Honey Bee Colony


A single honey-bee cannot live for very long on its own. There would be no point in doing so. A worker bee cannot reproduce; a queen bee cannot construct comb, collect food or even feed herself; and a drone bee is able to accomplish only one task and that is to mate. All three castes of honey-bee that live in a colony of bees-the queen, the worker and the drone-therefore can live only as part of a colony. The colony is in effect the organism, with the individual bees acting as the cells that make up that organism. In order to keep bees successfully, the beekeeper has to understand that organism: how and why it works and what it needs for its survival. Only then can the beekeeper work with bees, adapting his or her requirements to theirs. You can't direct bees, but you can encourage them to work your way to a certain extent.

    When you first look into a hive and see thousands of bees apparently moving around at random and flying off the comb in all directions, the colony appears to be a place of chaos. But it isn't. All this movement has a purpose and, within a short time in beekeeping, you will begin to see this purpose for what it is, and that is a highly organized society going about its business. You will also begin to notice when things aren't going right in the colony and, with more experience, you will be able to look at each comb and, almost instantly, will be able to picture clearly in your mind the state of the colony. Is it healthy? Is there a queen? Is the queen laying well? Are the bees building up in numbers as you would expect? Will they survive the winter? Do they need feeding?

however, you should gain an understanding of the development of the three inhabitants of the hive-the queen, the worker and the drone (see Figure above). The inhabitants of the hive: worker, Drone, Queen. Each type of bee begins life as a small egg laid by the queen in the base of a wax cell in the comb. After three days, the egg hatches and the bee begins its larval phase in an open cell, being fed by nurse bees first on royal jelly and then on a mixture of pollen and honey (unless they are destined to be a queen bee, when royal jelly will be fed continuously). After another five days, (six for a drone bee), the workers cap the cell, and the larva spin a cocoon around itself and begins its pupal stage during which it gradually changes into an adult bee. The bee then chews through the capping of wax and emerges as an adult. This means, of course, that every bee you see is an adult. Above figure shows this development and how long it takes. While it is important to remember the timings of this development.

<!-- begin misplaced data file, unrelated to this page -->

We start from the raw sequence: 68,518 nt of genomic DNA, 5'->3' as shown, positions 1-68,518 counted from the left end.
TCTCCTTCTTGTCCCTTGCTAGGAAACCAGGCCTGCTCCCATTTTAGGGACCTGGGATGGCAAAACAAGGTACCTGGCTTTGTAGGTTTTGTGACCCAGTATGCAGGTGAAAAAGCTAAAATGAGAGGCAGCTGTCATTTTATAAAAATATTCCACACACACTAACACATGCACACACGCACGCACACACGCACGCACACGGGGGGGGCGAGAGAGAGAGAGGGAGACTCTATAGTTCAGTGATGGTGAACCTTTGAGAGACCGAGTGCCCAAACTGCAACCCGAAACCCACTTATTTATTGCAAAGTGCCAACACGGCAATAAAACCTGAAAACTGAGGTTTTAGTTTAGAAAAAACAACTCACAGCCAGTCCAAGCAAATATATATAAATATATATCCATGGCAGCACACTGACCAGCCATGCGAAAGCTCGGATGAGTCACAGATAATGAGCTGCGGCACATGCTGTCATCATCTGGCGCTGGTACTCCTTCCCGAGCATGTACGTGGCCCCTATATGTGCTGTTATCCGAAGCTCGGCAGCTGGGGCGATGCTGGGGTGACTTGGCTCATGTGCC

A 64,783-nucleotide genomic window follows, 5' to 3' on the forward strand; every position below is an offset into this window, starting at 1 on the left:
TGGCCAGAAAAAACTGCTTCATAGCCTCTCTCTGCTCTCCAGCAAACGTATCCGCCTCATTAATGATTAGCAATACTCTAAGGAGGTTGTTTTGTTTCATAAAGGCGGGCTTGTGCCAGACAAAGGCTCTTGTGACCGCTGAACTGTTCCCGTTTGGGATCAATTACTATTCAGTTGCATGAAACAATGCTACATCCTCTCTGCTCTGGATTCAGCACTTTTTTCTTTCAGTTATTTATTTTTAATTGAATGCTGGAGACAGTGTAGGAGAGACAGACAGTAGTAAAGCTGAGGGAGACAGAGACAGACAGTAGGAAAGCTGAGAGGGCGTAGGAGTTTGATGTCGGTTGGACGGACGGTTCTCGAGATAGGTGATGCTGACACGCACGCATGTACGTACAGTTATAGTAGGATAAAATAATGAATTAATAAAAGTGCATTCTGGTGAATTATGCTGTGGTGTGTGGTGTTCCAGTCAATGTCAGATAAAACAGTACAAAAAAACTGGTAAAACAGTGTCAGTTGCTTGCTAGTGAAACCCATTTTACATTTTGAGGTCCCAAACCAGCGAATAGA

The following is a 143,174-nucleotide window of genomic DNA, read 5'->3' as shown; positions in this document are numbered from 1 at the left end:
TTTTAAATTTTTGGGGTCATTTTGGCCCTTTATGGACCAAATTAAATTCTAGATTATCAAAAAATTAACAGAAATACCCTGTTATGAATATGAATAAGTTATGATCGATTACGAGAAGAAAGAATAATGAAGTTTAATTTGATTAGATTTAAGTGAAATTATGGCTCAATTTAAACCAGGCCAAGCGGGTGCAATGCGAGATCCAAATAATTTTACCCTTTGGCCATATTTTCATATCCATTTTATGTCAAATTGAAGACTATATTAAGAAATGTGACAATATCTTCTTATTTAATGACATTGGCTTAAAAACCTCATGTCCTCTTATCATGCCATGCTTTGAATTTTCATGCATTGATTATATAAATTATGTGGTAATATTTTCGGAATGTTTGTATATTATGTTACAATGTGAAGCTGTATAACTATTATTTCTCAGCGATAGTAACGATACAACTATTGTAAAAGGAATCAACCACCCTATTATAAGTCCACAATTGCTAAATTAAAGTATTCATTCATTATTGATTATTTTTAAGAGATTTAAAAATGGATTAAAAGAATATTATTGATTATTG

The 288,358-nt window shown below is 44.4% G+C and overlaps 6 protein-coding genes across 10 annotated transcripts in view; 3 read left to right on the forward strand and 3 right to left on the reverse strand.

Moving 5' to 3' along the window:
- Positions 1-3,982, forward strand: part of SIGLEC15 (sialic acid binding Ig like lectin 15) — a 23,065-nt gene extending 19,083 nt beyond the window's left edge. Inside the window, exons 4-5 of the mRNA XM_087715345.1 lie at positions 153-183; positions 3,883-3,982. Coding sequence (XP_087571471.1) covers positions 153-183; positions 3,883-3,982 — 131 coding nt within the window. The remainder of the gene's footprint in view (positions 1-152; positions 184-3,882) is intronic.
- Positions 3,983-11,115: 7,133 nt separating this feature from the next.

If climatic conditions permit, the queen will make a mating flight around five or six days after emergence. She will start to lay eggs 36 hours or more after a successful mating flight, usually more after three days.
These are fed by workers until around seven days old. They remain in the hive until approximately 12-13 days old (when they are sexually mature). Thereafter, they undertake mating flights during the afternoons. They are removed from the hive during the autumn or during times of dearth.
This is a complex subject we can only touch on here. A worker's lifespan will vary according to the time of year. During the summer, the average life span is 15-38 days; during the winter it can be 140 days or more. This depends very much on the prevailing conditions.
The number of days until emergence can vary considerably (e.g. for a queen, 14-17 days; for a worker, 16-24 days; and for a drone, 20-28 days). This variability may be due to environmental factors (especially temperature) and nutrition.